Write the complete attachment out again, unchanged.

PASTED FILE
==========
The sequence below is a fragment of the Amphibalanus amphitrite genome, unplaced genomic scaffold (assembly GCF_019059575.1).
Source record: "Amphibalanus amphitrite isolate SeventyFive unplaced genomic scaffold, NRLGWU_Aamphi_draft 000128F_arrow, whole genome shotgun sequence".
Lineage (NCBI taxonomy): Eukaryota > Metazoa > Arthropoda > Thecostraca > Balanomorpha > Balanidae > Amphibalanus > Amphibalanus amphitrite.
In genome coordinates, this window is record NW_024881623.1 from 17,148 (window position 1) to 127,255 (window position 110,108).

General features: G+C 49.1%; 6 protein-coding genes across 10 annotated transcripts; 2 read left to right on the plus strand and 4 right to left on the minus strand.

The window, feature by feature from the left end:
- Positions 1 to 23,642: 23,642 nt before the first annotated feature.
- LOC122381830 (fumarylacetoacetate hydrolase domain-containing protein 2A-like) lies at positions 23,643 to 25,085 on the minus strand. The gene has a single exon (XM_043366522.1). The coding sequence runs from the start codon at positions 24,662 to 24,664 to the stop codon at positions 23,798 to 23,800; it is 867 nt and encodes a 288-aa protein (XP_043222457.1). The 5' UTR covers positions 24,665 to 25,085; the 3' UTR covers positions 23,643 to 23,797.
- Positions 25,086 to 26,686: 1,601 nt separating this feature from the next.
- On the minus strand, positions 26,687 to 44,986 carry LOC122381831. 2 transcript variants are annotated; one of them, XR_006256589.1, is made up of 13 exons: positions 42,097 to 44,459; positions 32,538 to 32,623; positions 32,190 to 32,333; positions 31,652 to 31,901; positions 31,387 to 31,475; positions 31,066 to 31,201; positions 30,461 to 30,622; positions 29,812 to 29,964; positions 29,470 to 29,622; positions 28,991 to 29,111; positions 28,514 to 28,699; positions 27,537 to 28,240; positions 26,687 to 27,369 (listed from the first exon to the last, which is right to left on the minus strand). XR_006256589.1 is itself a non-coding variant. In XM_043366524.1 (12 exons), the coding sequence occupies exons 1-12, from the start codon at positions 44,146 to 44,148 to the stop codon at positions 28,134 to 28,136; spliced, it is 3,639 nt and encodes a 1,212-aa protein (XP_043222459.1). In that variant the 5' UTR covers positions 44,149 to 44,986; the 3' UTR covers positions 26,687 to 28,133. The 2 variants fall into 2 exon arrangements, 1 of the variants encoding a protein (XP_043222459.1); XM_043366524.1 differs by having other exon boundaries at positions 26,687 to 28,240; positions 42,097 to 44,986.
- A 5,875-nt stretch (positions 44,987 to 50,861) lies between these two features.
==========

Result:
The sequence below is a fragment of the Amphibalanus amphitrite genome, unplaced genomic scaffold (assembly GCF_019059575.1).
Source record: "Amphibalanus amphitrite isolate SeventyFive unplaced genomic scaffold, NRLGWU_Aamphi_draft 000128F_arrow, whole genome shotgun sequence".
Lineage (NCBI taxonomy): Eukaryota > Metazoa > Arthropoda > Thecostraca > Balanomorpha > Balanidae > Amphibalanus > Amphibalanus amphitrite.
In genome coordinates, this window is record NW_024881623.1 from 17,148 (window position 1) to 127,255 (window position 110,108).

General features: G+C 49.1%; 6 protein-coding genes across 10 annotated transcripts; 2 read left to right on the plus strand and 4 right to left on the minus strand.

The window, feature by feature from the left end:
- Positions 1 to 23,642: 23,642 nt before the first annotated feature.
- LOC122381830 (fumarylacetoacetate hydrolase domain-containing protein 2A-like) lies at positions 23,643 to 25,085 on the minus strand. The gene has a single exon (XM_043366522.1). The coding sequence runs from the start codon at positions 24,662 to 24,664 to the stop codon at positions 23,798 to 23,800; it is 867 nt and encodes a 288-aa protein (XP_043222457.1). The 5' UTR covers positions 24,665 to 25,085; the 3' UTR covers positions 23,643 to 23,797.
- Positions 25,086 to 26,686: 1,601 nt separating this feature from the next.
- On the minus strand, positions 26,687 to 44,986 carry LOC122381831. 2 transcript variants are annotated; one of them, XR_006256589.1, is made up of 13 exons: positions 42,097 to 44,459; positions 32,538 to 32,623; positions 32,190 to 32,333; positions 31,652 to 31,901; positions 31,387 to 31,475; positions 31,066 to 31,201; positions 30,461 to 30,622; positions 29,812 to 29,964; positions 29,470 to 29,622; positions 28,991 to 29,111; positions 28,514 to 28,699; positions 27,537 to 28,240; positions 26,687 to 27,369 (listed from the first exon to the last, which is right to left on the minus strand). XR_006256589.1 is itself a non-coding variant. In XM_043366524.1 (12 exons), the coding sequence occupies exons 1-12, from the start codon at positions 44,146 to 44,148 to the stop codon at positions 28,134 to 28,136; spliced, it is 3,639 nt and encodes a 1,212-aa protein (XP_043222459.1). In that variant the 5' UTR covers positions 44,149 to 44,986; the 3' UTR covers positions 26,687 to 28,133. The 2 variants fall into 2 exon arrangements, 1 of the variants encoding a protein (XP_043222459.1); XM_043366524.1 differs by having other exon boundaries at positions 26,687 to 28,240; positions 42,097 to 44,986.
- A 5,875-nt stretch (positions 44,987 to 50,861) lies between these two features.